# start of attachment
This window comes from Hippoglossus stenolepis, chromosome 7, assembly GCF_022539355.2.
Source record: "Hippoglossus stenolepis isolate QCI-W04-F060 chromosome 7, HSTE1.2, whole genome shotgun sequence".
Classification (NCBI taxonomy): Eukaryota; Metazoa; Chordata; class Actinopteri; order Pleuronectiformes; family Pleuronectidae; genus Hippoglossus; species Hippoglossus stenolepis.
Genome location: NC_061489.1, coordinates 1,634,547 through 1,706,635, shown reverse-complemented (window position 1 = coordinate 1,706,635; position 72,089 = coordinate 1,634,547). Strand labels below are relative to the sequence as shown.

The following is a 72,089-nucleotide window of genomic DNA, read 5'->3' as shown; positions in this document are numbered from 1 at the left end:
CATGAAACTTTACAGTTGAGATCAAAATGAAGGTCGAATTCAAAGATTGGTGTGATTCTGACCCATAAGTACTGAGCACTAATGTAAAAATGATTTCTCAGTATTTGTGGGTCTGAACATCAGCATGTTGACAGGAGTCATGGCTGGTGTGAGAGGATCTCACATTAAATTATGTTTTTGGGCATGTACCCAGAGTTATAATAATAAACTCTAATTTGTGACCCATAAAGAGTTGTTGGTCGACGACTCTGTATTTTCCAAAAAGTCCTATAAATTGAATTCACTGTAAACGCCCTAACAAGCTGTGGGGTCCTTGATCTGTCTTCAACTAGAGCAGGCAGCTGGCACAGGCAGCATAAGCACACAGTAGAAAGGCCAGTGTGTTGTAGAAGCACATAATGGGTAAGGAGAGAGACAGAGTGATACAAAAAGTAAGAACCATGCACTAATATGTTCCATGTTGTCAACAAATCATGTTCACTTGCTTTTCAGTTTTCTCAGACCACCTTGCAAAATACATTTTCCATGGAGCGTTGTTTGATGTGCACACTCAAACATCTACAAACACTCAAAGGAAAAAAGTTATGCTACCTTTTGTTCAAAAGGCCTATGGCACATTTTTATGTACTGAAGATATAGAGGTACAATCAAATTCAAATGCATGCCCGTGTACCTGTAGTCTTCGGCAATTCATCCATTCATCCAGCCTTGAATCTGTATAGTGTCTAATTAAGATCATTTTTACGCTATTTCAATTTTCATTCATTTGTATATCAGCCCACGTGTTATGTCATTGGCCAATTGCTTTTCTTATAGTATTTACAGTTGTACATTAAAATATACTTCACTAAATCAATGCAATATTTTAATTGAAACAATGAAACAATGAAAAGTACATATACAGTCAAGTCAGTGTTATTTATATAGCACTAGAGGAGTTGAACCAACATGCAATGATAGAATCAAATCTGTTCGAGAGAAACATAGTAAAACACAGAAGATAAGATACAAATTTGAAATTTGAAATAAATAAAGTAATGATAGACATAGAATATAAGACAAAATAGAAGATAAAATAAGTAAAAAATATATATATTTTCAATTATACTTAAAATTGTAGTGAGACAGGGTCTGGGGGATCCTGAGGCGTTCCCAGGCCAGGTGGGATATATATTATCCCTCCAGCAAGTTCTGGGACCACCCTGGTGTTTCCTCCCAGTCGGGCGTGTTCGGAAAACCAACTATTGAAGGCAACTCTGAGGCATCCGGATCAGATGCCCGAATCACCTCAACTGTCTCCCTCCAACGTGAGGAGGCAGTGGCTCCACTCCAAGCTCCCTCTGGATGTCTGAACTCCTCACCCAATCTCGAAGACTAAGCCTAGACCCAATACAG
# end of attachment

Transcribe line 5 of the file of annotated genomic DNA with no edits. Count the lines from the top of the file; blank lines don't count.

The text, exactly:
The following is a 72,089-nucleotide window of genomic DNA, read 5'->3' as shown; positions in this document are numbered from 1 at the left end: